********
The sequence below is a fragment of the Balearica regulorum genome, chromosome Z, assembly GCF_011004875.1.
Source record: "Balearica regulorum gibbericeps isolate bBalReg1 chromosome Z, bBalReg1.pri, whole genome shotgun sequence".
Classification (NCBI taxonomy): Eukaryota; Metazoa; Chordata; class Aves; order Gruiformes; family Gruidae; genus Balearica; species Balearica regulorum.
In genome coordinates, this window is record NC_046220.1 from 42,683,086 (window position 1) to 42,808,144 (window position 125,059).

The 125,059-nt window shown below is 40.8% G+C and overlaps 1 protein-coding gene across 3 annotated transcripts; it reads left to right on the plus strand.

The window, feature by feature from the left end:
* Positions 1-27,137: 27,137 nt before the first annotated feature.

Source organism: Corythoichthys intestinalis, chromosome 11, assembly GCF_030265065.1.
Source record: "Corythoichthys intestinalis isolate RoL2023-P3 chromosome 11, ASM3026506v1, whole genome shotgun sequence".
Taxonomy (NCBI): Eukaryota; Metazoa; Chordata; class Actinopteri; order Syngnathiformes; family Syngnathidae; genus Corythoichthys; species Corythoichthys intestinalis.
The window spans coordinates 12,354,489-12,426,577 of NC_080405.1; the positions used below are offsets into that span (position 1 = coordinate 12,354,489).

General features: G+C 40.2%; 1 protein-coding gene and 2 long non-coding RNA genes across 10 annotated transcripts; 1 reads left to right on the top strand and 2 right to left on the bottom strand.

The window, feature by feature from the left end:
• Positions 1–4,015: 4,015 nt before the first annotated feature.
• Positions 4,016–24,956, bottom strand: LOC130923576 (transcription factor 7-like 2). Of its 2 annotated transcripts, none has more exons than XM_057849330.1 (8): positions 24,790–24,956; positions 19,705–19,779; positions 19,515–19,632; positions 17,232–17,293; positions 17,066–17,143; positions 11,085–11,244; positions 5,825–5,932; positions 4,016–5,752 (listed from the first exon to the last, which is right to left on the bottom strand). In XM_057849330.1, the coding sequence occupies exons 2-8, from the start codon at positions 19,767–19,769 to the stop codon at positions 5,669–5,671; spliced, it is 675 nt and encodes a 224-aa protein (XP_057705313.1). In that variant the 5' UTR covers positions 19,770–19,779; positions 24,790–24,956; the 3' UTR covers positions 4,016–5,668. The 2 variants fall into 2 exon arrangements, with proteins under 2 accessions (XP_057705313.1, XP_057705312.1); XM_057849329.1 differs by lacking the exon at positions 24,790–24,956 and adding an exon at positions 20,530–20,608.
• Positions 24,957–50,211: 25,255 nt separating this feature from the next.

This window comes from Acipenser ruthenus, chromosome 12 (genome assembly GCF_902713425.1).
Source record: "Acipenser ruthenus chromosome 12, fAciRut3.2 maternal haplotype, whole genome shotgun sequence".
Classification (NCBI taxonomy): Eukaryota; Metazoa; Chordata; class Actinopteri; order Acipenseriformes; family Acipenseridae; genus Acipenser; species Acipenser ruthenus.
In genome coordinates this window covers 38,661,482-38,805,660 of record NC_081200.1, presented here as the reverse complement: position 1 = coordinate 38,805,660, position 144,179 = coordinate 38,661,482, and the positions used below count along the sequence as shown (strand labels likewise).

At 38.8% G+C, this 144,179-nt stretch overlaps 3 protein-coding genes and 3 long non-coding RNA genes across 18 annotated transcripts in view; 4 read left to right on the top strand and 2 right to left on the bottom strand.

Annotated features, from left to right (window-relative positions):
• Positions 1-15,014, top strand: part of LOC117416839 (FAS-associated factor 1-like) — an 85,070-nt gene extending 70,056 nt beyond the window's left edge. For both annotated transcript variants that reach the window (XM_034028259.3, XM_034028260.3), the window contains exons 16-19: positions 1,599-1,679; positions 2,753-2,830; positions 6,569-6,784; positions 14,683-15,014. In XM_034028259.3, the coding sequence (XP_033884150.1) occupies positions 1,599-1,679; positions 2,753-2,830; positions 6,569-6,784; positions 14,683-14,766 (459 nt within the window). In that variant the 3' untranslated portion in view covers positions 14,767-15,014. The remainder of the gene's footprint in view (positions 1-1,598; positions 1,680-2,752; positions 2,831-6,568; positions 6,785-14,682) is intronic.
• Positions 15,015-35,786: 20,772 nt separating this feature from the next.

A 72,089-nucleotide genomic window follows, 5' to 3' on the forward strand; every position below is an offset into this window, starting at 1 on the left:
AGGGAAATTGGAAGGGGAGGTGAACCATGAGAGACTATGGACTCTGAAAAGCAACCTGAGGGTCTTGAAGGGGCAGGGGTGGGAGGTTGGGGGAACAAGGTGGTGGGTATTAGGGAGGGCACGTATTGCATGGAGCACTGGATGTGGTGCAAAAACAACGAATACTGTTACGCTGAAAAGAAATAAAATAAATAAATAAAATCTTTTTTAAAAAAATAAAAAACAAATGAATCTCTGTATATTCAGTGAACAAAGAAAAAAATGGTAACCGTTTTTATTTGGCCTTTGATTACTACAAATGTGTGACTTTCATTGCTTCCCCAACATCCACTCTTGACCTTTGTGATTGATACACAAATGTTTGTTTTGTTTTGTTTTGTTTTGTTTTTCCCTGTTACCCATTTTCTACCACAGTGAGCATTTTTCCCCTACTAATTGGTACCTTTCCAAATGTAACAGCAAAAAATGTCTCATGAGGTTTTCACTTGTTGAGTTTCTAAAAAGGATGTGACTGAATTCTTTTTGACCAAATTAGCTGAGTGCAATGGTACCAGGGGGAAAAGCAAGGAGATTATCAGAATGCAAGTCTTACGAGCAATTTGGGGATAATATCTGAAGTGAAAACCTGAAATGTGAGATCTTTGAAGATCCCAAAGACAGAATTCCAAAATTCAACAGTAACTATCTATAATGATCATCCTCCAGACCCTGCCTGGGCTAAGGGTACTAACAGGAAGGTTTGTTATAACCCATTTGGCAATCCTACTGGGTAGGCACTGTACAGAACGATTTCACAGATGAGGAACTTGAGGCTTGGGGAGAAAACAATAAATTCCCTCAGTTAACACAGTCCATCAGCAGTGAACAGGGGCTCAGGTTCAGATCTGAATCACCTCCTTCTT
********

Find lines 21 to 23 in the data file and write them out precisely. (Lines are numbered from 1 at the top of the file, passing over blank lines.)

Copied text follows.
At 38.8% G+C, this 144,179-nt stretch overlaps 3 protein-coding genes and 3 long non-coding RNA genes across 18 annotated transcripts in view; 4 read left to right on the top strand and 2 right to left on the bottom strand.

Annotated features, from left to right (window-relative positions):
• Positions 1-15,014, top strand: part of LOC117416839 (FAS-associated factor 1-like) — an 85,070-nt gene extending 70,056 nt beyond the window's left edge. For both annotated transcript variants that reach the window (XM_034028259.3, XM_034028260.3), the window contains exons 16-19: positions 1,599-1,679; positions 2,753-2,830; positions 6,569-6,784; positions 14,683-15,014. In XM_034028259.3, the coding sequence (XP_033884150.1) occupies positions 1,599-1,679; positions 2,753-2,830; positions 6,569-6,784; positions 14,683-14,766 (459 nt within the window). In that variant the 3' untranslated portion in view covers positions 14,767-15,014. The remainder of the gene's footprint in view (positions 1-1,598; positions 1,680-2,752; positions 2,831-6,568; positions 6,785-14,682) is intronic.